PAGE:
How should we understand the violence, counterviolence and civil unrest that mark the current era in American policing?
And, based on this understanding, what can we do to stop it?
Rather than focus on the characteristics of “bad apple” police officers or angry, revengeful citizens, sociologists like me tend to look at the context in which the violence occurs or at how individuals within this context interact.
For example, sociologists might study a sport like soccer. Participants learn the rules of the game, what behaviors they expect of each other, how to score points and what it means to be considered a “good” player.
Policing also has rules and logic that makes certain actions the right things to do and other actions the wrong things.
Sociologists like the influential French thinker Pierre Bourdieu argue that the game itself, rather than innate personality traits, shape the worldviews of the players and make them act in a way that fits the logic of the field.
This suggests that to understand the behaviors of American police, one must uncover the logic of the “game” they’re playing – policing.
In our book “The Violence of Hate: Understanding Harmful Forms of Bias and Bigotry,” Jack Levin and I describe how the game of law enforcement produces, in many police officers, a worldview and disposition that puts them at odds with the community.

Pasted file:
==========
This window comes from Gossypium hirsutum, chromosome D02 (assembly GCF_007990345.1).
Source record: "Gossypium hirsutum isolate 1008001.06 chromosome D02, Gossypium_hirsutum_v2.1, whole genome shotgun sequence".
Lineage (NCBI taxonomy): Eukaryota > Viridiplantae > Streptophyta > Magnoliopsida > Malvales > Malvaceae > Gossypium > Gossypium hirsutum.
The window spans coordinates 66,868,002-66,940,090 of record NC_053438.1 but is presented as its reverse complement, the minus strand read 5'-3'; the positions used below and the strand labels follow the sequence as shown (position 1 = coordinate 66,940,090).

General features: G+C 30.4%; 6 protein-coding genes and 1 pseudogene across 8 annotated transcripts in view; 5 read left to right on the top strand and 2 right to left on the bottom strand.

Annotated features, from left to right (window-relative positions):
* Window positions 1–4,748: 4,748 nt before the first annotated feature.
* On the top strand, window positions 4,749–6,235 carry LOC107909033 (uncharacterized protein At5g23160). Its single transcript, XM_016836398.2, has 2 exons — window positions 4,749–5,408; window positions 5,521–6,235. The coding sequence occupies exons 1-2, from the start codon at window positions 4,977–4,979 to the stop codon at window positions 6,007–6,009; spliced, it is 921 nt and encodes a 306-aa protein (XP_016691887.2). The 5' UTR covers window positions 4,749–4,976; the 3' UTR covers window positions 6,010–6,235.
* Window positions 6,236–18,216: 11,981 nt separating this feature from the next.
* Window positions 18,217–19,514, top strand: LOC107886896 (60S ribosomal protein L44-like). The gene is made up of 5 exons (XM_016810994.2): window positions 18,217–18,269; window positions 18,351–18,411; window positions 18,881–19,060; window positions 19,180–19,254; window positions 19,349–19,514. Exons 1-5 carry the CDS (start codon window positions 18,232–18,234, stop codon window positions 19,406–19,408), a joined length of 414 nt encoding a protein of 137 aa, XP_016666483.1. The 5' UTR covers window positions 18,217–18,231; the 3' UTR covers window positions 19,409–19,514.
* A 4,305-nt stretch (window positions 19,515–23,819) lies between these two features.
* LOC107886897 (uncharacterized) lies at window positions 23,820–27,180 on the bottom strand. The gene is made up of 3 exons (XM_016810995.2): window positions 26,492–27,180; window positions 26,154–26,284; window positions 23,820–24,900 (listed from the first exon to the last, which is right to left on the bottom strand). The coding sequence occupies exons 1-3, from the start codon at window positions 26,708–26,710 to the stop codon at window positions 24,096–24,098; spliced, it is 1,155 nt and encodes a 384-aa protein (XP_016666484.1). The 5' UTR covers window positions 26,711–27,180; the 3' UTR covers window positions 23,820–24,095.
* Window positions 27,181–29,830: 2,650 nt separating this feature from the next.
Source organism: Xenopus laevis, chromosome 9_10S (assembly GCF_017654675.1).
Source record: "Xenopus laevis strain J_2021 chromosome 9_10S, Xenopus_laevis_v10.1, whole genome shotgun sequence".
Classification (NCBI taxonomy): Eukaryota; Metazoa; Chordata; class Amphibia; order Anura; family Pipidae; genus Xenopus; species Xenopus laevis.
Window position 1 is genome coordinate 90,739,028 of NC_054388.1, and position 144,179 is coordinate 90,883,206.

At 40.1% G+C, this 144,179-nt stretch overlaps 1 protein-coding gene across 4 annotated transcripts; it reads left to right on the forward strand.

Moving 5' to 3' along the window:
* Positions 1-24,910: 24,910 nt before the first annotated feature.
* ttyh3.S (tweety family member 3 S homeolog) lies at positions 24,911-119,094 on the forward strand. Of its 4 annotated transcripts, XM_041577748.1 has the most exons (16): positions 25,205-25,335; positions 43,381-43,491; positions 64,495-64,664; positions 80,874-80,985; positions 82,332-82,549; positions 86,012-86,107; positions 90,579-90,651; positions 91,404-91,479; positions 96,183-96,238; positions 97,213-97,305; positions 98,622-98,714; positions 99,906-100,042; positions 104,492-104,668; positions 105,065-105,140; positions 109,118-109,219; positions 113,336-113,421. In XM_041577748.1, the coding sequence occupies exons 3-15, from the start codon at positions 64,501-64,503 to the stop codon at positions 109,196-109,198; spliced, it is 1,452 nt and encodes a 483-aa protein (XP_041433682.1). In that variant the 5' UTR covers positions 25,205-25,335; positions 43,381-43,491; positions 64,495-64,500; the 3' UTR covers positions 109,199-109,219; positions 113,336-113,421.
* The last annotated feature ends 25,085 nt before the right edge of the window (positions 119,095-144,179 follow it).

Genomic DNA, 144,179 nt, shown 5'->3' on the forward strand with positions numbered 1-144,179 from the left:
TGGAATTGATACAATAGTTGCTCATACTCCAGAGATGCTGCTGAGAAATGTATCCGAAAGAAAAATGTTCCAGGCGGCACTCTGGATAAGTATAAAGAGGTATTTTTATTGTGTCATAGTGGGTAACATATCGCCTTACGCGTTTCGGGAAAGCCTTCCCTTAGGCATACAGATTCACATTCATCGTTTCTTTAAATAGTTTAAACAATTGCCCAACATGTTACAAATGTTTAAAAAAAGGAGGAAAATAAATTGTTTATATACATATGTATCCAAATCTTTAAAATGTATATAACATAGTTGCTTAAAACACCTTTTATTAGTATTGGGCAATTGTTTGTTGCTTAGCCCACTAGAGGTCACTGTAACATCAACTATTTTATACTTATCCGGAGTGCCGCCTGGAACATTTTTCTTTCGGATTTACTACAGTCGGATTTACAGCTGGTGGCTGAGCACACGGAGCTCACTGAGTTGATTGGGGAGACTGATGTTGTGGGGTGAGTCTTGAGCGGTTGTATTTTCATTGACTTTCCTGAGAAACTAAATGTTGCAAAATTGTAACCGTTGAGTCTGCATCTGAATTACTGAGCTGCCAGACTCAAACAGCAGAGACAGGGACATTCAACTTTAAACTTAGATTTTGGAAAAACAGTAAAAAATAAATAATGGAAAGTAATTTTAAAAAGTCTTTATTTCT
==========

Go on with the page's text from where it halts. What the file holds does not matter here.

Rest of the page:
Many police officers remain strangers and adversaries to residents rather than partners in keeping neighborhoods safe. Officers are highly suspicious of strangers, hypervigilant of danger, fixated on sorting the good people from bad and uninterested in the long-term harms to individuals and communities that result from their law enforcement efforts. Police and government leaders wrongly view the current law enforcement practices as a natural way of policing rather than a socially constructed game that can be changed.
So what do we know about the way the game is currently played?
The game of law enforcement
I worked as a police officer for 13 years and then a sociologist studying police behavior for another 13 years before undertaking a year-long research project at my old police department in Wilmington, Delaware in 2014.
On this return to the profession, I noticed that aside from having better technology, things had not changed much in terms of what the police were doing. What had grown noticeably worse, however, were the relationships between the police and minority communities, a situation mirroring the underlying racial tensions in Ferguson, Baltimore and Cleveland, among other U.S. cities at the time.
Through the lens of sociology, it was clear that Wilmington was focused on the old “law enforcement” game. This long tradition was exacerbated by the war on drugs among other policies that overemphasize street-level arrests as a way to improve the quality of life. Status and power in the department were tied tightly to street arrests, gun and drug seizures, and the heroics of “running and gunning,“ a catch phrase for chasing down armed criminal suspects.